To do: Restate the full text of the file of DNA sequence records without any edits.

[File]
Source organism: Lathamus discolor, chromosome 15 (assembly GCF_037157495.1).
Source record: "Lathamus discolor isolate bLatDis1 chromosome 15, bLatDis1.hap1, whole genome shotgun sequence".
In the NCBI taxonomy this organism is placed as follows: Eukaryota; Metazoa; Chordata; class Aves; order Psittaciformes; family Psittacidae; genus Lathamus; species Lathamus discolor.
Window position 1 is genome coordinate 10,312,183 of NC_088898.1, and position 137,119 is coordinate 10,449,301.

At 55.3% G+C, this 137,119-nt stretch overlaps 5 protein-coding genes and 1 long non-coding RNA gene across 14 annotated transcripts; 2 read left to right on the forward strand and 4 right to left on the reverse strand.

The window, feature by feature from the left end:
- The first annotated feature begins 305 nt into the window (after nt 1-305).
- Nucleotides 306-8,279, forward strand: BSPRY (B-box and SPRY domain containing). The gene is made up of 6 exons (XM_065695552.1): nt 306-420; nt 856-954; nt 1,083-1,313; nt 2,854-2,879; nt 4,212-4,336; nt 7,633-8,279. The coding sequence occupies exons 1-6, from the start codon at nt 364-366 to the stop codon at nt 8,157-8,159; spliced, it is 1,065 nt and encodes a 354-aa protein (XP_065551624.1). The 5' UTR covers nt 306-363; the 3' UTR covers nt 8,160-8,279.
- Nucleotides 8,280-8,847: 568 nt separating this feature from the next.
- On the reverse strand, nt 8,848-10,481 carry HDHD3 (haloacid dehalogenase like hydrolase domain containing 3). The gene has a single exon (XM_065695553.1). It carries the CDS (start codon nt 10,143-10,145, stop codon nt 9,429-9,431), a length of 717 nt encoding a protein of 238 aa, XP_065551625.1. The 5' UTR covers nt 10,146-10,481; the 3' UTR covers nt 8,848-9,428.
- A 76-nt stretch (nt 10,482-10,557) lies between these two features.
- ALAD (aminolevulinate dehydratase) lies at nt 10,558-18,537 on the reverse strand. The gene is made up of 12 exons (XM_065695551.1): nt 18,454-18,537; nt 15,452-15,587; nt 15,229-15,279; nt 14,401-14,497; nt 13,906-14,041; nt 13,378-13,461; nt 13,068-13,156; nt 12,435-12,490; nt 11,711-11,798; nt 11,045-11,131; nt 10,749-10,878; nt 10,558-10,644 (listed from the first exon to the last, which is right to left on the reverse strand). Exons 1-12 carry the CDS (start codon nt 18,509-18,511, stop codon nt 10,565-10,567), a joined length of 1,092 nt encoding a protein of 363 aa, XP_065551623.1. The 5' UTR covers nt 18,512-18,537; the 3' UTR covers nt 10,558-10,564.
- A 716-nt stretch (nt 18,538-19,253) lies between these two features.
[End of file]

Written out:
Source organism: Lathamus discolor, chromosome 15 (assembly GCF_037157495.1).
Source record: "Lathamus discolor isolate bLatDis1 chromosome 15, bLatDis1.hap1, whole genome shotgun sequence".
In the NCBI taxonomy this organism is placed as follows: Eukaryota; Metazoa; Chordata; class Aves; order Psittaciformes; family Psittacidae; genus Lathamus; species Lathamus discolor.
Window position 1 is genome coordinate 10,312,183 of NC_088898.1, and position 137,119 is coordinate 10,449,301.

At 55.3% G+C, this 137,119-nt stretch overlaps 5 protein-coding genes and 1 long non-coding RNA gene across 14 annotated transcripts; 2 read left to right on the forward strand and 4 right to left on the reverse strand.

The window, feature by feature from the left end:
- The first annotated feature begins 305 nt into the window (after nt 1-305).
- Nucleotides 306-8,279, forward strand: BSPRY (B-box and SPRY domain containing). The gene is made up of 6 exons (XM_065695552.1): nt 306-420; nt 856-954; nt 1,083-1,313; nt 2,854-2,879; nt 4,212-4,336; nt 7,633-8,279. The coding sequence occupies exons 1-6, from the start codon at nt 364-366 to the stop codon at nt 8,157-8,159; spliced, it is 1,065 nt and encodes a 354-aa protein (XP_065551624.1). The 5' UTR covers nt 306-363; the 3' UTR covers nt 8,160-8,279.
- Nucleotides 8,280-8,847: 568 nt separating this feature from the next.
- On the reverse strand, nt 8,848-10,481 carry HDHD3 (haloacid dehalogenase like hydrolase domain containing 3). The gene has a single exon (XM_065695553.1). It carries the CDS (start codon nt 10,143-10,145, stop codon nt 9,429-9,431), a length of 717 nt encoding a protein of 238 aa, XP_065551625.1. The 5' UTR covers nt 10,146-10,481; the 3' UTR covers nt 8,848-9,428.
- A 76-nt stretch (nt 10,482-10,557) lies between these two features.
- ALAD (aminolevulinate dehydratase) lies at nt 10,558-18,537 on the reverse strand. The gene is made up of 12 exons (XM_065695551.1): nt 18,454-18,537; nt 15,452-15,587; nt 15,229-15,279; nt 14,401-14,497; nt 13,906-14,041; nt 13,378-13,461; nt 13,068-13,156; nt 12,435-12,490; nt 11,711-11,798; nt 11,045-11,131; nt 10,749-10,878; nt 10,558-10,644 (listed from the first exon to the last, which is right to left on the reverse strand). Exons 1-12 carry the CDS (start codon nt 18,509-18,511, stop codon nt 10,565-10,567), a joined length of 1,092 nt encoding a protein of 363 aa, XP_065551623.1. The 5' UTR covers nt 18,512-18,537; the 3' UTR covers nt 10,558-10,564.
- A 716-nt stretch (nt 18,538-19,253) lies between these two features.